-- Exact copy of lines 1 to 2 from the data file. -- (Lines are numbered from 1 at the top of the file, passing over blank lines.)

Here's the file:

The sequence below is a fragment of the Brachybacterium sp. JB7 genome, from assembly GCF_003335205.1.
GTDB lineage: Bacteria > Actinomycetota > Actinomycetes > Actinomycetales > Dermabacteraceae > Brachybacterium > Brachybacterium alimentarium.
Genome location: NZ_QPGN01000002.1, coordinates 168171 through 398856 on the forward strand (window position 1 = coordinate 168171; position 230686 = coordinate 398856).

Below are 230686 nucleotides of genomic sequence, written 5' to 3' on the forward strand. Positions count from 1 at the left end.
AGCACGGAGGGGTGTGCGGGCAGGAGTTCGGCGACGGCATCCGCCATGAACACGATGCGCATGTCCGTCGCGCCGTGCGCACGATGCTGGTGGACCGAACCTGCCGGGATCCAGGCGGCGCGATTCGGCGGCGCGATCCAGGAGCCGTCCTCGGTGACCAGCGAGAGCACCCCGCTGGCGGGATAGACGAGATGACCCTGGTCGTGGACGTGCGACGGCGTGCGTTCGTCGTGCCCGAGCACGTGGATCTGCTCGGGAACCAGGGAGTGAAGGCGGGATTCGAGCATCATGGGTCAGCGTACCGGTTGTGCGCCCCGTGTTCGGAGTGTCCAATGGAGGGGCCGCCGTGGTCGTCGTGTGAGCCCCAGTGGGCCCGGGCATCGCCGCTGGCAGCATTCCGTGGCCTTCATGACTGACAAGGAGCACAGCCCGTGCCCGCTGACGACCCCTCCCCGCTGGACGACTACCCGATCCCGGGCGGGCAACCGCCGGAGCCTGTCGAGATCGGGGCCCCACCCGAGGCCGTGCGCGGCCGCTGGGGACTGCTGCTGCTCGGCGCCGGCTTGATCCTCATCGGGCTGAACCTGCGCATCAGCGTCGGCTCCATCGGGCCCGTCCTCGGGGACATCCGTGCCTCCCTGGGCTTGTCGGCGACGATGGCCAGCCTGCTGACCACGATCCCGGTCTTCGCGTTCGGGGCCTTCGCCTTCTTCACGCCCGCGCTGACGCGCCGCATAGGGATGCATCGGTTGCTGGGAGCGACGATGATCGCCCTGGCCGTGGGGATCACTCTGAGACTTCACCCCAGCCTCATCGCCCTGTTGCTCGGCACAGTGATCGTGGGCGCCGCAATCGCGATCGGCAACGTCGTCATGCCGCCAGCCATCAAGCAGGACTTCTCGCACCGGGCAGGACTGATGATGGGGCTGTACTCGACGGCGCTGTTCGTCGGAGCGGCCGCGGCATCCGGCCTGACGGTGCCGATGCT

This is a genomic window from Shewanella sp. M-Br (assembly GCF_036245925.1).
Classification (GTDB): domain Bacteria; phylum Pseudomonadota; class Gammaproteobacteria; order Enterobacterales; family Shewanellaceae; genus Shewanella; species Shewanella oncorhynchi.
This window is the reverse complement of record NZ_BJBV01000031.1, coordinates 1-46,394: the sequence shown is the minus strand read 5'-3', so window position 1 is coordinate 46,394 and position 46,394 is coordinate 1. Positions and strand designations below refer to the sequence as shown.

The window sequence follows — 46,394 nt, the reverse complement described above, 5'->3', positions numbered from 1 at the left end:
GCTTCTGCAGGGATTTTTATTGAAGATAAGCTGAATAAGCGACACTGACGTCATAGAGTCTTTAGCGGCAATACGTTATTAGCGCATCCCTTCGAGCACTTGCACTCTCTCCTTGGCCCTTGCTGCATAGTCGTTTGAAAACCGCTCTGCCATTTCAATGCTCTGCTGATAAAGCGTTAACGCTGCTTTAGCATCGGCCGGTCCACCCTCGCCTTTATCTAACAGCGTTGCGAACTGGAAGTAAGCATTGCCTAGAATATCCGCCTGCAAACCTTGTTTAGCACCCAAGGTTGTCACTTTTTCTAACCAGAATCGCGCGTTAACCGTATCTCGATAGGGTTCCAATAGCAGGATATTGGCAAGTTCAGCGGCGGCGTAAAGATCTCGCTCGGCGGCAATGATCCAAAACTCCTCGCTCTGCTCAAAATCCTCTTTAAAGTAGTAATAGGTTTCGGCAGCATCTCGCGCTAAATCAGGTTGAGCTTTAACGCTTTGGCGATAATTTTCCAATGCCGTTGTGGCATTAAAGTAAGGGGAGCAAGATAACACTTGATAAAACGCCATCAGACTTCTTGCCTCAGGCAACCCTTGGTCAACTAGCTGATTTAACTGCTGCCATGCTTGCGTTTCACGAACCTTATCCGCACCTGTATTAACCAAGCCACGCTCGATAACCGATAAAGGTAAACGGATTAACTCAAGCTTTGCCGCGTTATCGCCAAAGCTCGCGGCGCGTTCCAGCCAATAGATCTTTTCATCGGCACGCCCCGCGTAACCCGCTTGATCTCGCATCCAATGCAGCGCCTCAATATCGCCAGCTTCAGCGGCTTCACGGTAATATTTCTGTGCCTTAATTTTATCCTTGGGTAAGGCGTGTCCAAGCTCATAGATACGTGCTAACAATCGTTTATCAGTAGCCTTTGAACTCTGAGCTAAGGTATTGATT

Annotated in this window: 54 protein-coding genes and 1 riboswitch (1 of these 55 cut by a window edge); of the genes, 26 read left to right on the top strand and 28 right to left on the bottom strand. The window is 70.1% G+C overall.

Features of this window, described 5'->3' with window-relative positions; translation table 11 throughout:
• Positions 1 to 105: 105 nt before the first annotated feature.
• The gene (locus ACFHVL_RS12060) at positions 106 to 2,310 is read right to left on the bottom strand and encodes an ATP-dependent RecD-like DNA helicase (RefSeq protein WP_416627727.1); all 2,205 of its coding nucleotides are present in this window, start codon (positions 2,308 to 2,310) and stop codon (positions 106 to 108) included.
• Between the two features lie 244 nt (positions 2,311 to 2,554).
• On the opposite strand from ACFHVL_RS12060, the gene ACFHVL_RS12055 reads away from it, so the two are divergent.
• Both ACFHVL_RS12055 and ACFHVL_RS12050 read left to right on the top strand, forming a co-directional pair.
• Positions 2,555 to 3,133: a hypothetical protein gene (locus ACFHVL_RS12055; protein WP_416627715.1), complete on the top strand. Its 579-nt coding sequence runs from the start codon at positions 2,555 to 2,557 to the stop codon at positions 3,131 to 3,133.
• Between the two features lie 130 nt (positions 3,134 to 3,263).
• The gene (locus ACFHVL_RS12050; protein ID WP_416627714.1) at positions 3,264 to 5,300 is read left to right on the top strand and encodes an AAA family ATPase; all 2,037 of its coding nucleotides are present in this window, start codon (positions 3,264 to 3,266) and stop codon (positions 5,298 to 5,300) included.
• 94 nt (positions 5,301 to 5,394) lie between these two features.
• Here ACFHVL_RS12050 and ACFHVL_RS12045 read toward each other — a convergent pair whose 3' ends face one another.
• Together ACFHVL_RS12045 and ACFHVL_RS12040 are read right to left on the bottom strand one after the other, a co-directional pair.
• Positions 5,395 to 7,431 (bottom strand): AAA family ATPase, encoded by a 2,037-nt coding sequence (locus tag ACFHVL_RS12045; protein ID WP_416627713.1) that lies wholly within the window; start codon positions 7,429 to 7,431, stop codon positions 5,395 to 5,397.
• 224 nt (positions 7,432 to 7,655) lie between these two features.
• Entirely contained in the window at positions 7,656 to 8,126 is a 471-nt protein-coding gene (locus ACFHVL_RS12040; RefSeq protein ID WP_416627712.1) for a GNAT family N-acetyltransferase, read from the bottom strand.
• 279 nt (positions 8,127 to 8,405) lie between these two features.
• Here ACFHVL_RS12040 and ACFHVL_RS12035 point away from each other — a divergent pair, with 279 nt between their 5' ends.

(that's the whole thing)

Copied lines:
The sequence below is a fragment of the Brachybacterium sp. JB7 genome, from assembly GCF_003335205.1.
GTDB lineage: Bacteria > Actinomycetota > Actinomycetes > Actinomycetales > Dermabacteraceae > Brachybacterium > Brachybacterium alimentarium.